Emotions like anxiety, sadness, and rage are powerful neural states that can be extremely challenging to experience. And without the right skills, we can respond to them by acting in ways that bring negative consequences. Wouldn't it seem that the logical answer is to suppress these dangerous feelings?As it turns out, one of the best ways to respond to emotions is to approach them with mindfulness, acceptance, and self-compassion rather than through avoidance or over-control.
Our minds are constantly appraising the world around us. Appraisals are adaptive: our ancestors needed the ability to identify, interpret, and problem-solve the events in their lives in order to survive. In contemporary life, this skill is no longer just about survival. It influences everything we do—planning for the future, negotiating relationships, finding love, and so on. But sometimes, this amazing skill can also get us into trouble.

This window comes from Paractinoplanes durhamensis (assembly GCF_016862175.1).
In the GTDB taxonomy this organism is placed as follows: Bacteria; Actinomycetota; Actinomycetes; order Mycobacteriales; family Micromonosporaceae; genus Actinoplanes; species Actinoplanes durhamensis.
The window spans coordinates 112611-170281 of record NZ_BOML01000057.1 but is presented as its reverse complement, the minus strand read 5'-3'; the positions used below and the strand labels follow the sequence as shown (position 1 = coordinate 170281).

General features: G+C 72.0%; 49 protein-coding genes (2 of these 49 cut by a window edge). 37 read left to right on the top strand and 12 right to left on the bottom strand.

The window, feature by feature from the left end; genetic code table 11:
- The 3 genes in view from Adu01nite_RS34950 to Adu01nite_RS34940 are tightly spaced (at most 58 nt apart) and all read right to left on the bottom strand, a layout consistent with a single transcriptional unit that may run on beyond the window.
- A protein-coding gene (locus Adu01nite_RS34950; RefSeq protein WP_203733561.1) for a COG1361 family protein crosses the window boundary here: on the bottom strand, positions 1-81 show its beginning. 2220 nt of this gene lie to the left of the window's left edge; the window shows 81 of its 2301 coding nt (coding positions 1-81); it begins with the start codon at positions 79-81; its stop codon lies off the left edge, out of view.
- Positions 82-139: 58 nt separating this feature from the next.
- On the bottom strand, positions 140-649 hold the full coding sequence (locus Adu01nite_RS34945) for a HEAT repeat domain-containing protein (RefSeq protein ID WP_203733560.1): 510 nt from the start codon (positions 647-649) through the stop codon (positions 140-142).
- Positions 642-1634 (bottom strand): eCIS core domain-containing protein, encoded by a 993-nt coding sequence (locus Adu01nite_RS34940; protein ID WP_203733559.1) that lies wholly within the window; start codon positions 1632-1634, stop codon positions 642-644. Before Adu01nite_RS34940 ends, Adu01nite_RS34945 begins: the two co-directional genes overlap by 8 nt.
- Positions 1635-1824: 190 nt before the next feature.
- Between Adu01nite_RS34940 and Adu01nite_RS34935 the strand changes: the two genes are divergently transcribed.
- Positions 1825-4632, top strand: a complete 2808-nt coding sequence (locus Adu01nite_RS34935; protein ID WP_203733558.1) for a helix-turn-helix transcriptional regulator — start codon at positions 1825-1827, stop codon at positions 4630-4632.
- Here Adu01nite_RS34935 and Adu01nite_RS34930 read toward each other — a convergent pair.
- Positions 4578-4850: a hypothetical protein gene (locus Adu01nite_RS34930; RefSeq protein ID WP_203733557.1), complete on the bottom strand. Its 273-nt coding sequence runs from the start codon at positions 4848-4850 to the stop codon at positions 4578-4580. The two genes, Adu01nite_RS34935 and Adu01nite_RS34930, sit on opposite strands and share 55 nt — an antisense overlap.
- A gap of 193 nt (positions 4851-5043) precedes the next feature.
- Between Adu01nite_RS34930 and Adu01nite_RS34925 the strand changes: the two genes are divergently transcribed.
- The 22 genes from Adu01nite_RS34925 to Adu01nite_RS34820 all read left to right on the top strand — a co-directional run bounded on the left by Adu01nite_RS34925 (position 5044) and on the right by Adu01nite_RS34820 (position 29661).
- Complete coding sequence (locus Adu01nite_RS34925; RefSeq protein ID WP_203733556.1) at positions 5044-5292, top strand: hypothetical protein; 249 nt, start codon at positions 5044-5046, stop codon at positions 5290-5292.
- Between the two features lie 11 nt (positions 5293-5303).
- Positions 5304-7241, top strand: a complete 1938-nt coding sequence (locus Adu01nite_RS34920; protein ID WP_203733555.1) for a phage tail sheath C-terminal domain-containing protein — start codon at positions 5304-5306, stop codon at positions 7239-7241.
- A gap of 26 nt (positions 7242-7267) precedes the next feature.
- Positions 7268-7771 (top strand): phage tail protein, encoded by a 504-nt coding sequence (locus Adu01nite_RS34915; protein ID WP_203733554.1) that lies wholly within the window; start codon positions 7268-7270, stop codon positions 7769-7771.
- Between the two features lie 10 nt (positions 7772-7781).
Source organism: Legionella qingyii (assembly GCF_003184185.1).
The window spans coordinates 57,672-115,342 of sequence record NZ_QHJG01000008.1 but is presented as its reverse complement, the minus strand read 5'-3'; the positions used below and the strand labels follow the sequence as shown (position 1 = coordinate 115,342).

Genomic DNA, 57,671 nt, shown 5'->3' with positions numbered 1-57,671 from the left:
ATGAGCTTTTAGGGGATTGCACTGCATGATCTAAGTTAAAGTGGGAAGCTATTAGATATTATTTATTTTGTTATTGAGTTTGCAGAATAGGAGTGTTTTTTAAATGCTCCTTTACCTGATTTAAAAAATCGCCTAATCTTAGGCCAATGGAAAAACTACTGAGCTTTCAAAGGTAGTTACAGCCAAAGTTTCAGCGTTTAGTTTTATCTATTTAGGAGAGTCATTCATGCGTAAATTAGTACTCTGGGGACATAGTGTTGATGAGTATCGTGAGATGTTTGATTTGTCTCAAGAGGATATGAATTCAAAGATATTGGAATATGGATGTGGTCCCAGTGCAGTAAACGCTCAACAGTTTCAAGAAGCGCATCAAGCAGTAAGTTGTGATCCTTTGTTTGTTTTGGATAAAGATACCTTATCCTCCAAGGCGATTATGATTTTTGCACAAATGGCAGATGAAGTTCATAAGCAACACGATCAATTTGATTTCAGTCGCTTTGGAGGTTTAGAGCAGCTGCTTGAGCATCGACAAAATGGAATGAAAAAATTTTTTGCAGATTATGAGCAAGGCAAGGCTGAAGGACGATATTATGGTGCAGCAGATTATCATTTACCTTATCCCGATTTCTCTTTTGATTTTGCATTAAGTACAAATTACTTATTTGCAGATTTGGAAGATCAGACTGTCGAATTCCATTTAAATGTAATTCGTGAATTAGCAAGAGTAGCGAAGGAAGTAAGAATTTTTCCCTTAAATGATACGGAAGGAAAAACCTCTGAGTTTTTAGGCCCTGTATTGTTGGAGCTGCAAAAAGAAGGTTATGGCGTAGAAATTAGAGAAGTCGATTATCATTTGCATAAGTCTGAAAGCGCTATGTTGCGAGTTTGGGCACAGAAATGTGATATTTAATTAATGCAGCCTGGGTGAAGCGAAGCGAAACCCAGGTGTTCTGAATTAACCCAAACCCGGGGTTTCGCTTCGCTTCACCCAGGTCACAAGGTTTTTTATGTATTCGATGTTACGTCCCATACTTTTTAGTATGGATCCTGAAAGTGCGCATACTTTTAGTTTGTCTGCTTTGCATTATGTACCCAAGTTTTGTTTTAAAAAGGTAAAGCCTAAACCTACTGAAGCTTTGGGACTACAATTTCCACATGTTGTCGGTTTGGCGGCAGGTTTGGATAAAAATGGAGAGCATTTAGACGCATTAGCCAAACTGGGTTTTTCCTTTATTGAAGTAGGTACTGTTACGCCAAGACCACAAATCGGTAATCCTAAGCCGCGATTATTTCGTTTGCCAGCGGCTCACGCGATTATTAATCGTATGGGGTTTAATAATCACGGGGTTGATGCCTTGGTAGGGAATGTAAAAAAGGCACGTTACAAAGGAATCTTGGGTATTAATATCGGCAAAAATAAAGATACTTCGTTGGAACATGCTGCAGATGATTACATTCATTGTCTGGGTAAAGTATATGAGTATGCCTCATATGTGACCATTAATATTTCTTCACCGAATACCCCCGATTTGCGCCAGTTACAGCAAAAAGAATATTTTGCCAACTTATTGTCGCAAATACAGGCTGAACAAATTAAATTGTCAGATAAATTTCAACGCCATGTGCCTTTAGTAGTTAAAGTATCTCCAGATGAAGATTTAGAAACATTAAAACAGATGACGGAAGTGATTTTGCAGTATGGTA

“There’s nothing you can do. You’re just going to have to accept it." Has anyone ever said this to you? Or something similar? If you’re like me, it probably wasn’t very helpful, even if it was true. You probably felt shut down or dismissed, even if the person who said it was trying to help. There are two reasons a statement like this doesn’t help. First, most of us don’t have a clue about how to accept something. There’s no instruction book. Second, the word “acceptance” can imply giving in, giving up, or resigning yourself to lousy circumstances—and who wants that?
If you’ve considered video therapy, you may have asked yourself, “Could this actually work?” The good news is that numerous research studies have shown that video therapy is a feasible option. It’s been used with a variety of clients, from children, to adults, to couples. According to research, it produces clinical outcomes similar to traditional in-person therapy and is generally associated with good client satisfaction.